The increase in business passengers in 2019 was 11% and has been driven by a B2B sales focus on promoting a new Flexi Fare proposition and inclusive products on their UK, French and German domestic routes, which saw a 13% increase in business passenger numbers. Overall penetration of business rose by 0.5% to 17.5% but the business premium declined by 4% reflecting tougher market conditions.
The efficiency programme has been able to deliver sustainable reductions in the period. £139M of savings has been achieved due to new airport deals, lower ground handling costs and disruption costs savings. They expect to deliver at least £80M incremental savings in the coming year.
The Air Traffic Control environment in Europe remains challenging, experiencing 24.5M delay minutes in the year. During the year, however, the group made significant progress in its operational resilience programme using data and resource from across the company which has resulted in improvements in several key areas.
Improvements include schedule design, factoring in longer turn times for larger aircraft and buffers for congested airspace; increasing standby aircraft and crew; increasing automation in claims processing; and more data products to predict issues. These have yielded tangible results with a 30% reduction in total events, a 46% reduction in cancellations and a 24% reduction in three hour delays. In mitigating the impact of ATC delays, the pre-flight tactical planning team avoided over 550 hours of forecast delay and the flight planning team is re-routing on the day to avoid a further 20,000 minutes of delay a week. For the first time in four years the group has seen a reduction in disruption costs.
During the year the group purchased land in Luton with the intention of building a new head office.
After the year-end the group acquired Thomas Cook’s slots at Gatwick airport (12 summer slots and 8 winter slots) and Bristol (6 summer slots and one winter slot) for £36M.
Forward bookings for the first half of 2020 are reassuring and slightly ahead of last year. Revenue per seat for the first half of the year is expected to be up low to mid single digits year on year. Disruption costs are expected to continue improving next year. A lower rate of capacity growth will make it more challenging to deliver lower costs per seat on an underlying basis, however. Headline cost per seat excluding fuel at constant currency is expected to increase by low single digits and capex for 2020 is expected to be around £1.35BN. Based on today’s fuel prices, unit fuel costs are expected to result in a headwind of between £70M and £140M. The expected forex impact is expected to be a positive movement of around £40M.
At the current share price the shares are trading on a PE ratio of 17.4 which falls to 15.5 on next year’s consensus forecast. After a decrease in the dividend the shares are yielding 2.9% which increases to 3.2% on next year’s forecast. At the year-end the group had a net debt position of £326M compared to a net cash position of £396M at the end of last year. Although it should be pointed out that there is an extra £531M of debt due to the recognition of leases as debt.
On the 21st January the group released a trading update covering Q1. They delivered a strong performance. The delivery of self-help initiatives, robust customer demand and low levels of competitor activity drove outperformance in both the passenger and ancillary revenue per seat leading to an upgrade to their H1 revenue guidance. The cost performance was in line with expectations and the group expects to deliver a first half headline loss better than last year.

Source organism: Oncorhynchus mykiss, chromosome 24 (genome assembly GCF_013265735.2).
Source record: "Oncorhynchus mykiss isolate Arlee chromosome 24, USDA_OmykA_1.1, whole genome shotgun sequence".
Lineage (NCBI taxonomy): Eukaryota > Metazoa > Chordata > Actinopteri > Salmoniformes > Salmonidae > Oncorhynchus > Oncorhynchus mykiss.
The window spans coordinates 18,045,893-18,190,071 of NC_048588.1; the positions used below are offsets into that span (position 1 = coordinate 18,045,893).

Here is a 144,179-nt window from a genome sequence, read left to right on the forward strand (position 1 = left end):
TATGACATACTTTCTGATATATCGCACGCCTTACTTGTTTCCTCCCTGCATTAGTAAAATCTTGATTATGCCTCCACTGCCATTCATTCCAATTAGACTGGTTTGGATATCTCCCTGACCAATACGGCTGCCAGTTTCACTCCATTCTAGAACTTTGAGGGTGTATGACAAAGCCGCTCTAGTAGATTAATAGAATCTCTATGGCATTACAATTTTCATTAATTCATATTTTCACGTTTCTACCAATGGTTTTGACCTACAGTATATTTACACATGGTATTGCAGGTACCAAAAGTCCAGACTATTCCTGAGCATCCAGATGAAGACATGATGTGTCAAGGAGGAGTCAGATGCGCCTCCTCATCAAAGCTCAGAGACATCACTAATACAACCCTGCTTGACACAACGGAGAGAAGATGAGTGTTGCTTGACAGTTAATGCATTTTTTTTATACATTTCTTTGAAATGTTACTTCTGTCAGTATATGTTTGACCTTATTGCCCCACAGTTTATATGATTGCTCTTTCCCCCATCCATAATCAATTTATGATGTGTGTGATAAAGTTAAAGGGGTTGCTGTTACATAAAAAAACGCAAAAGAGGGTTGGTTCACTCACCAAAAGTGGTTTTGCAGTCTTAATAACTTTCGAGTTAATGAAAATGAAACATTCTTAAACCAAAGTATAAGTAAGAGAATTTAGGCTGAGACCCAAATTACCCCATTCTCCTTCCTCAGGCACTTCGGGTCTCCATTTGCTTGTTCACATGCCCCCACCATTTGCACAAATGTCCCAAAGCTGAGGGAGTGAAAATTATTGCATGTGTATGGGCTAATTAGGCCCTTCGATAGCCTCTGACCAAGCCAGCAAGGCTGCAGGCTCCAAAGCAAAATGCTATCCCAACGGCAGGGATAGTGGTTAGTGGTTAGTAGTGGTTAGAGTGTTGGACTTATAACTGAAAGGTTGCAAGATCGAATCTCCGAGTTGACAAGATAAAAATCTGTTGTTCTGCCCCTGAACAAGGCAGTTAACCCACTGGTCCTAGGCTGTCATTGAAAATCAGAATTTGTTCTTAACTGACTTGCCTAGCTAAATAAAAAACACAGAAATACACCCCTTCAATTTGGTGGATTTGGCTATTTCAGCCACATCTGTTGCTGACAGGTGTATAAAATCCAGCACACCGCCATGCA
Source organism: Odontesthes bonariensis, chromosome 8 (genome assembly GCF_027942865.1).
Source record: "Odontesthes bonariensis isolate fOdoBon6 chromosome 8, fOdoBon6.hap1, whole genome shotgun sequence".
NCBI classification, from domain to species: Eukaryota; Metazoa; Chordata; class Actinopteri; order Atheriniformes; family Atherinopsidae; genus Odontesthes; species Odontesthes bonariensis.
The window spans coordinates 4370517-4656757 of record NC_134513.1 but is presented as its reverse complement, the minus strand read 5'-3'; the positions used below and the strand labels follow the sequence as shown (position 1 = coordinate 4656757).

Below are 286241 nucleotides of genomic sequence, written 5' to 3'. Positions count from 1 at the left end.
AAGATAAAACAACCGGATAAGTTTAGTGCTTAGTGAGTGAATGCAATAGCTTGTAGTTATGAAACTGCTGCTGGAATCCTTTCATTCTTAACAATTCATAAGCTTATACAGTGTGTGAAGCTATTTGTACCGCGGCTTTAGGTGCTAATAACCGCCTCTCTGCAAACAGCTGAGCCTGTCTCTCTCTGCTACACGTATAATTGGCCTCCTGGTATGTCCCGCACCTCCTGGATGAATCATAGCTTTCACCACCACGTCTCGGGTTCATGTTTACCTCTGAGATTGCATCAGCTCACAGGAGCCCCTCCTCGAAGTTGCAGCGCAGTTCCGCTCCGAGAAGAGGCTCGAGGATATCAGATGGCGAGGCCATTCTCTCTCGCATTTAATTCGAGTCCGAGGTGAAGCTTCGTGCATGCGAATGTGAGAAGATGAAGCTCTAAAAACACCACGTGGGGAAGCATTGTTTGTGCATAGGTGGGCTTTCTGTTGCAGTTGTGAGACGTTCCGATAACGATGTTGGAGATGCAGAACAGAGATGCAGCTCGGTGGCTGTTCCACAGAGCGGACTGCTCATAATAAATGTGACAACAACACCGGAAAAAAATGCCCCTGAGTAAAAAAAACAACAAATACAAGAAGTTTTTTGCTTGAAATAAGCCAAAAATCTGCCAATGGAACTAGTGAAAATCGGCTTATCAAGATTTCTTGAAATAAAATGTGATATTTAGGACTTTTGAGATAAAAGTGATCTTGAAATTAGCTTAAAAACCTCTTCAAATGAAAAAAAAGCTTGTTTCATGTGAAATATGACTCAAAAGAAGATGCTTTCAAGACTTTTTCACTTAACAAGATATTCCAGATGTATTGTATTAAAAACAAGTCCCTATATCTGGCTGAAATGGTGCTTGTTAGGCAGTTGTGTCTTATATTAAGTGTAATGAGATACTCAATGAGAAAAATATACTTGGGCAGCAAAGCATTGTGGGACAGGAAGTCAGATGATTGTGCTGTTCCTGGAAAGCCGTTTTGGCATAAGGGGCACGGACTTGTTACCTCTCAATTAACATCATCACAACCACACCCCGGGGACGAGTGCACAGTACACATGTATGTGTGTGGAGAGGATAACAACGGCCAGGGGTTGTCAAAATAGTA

Total group revenue for the quarter increased by 10% with passenger revenue up 9.7% and ancillary revenue up 10.8%. Passenger numbers increased by 2.8% driven by a 1% increase in capacity and a 1.6 percentage point increase in load factor. Total revenue per seat increased by 8.8% at constant currency. This has been driven by a solid yield performance with a strong performance in Berlin reflecting changes made in the German market, robust demand, better bag and allocated seating sales, a new car rental offering, and a benefit from the Thomas Cook administration in September.
Airline headline cost per seat excluding fuel increased by 4.3% reflecting lower capacity growth, inflationary increases in ground handling, airport costs and maintenance, ownership costs reflecting new aircraft deliveries, annualisation of crew pay deals and better crew retention, French national strikes, partially offset by a focus on cost initiatives and the up-gauging of the fleet.
The group has improved their on time performance despite the air traffic environment remaining challenging. At the end of November the group launched its holidays business which was well received.
For the full year the group expects to grow capacity by 3% and H1 to grow around 1.5%, slightly lower than the previous expectation due to French air traffic control strikes. H1 revenue per seat is expected to increase by mid to high single digits, slightly higher than before. Full year cost per seat is expected to be up low single digits with H1 up mid single digits which includes a one-off maintenance charge. The full year fuel bill is expected to be between £110M and £170M adverse and the full year forex movements are expected to have a £70M positive impact on headline profit. The holidays business is expected to be at least break-even for the year. Overall the group expects to deliver a first half headline loss before tax better than last time.
Overall then this has been a bit of a difficult year for the group. Profits declined somewhat, net assets were down and the operating cash flow deteriorated with no free cash generated. The market is difficult at the moment due to general economic uncertainty, Brexit and continuing French ATC strikes. Costs do seem to be fairly well controlled, however, and 2020 looks like it has stated rather better. The forward PE and yield indicate that this is already the price of the shares though at 15.5 and 3.2% respectively.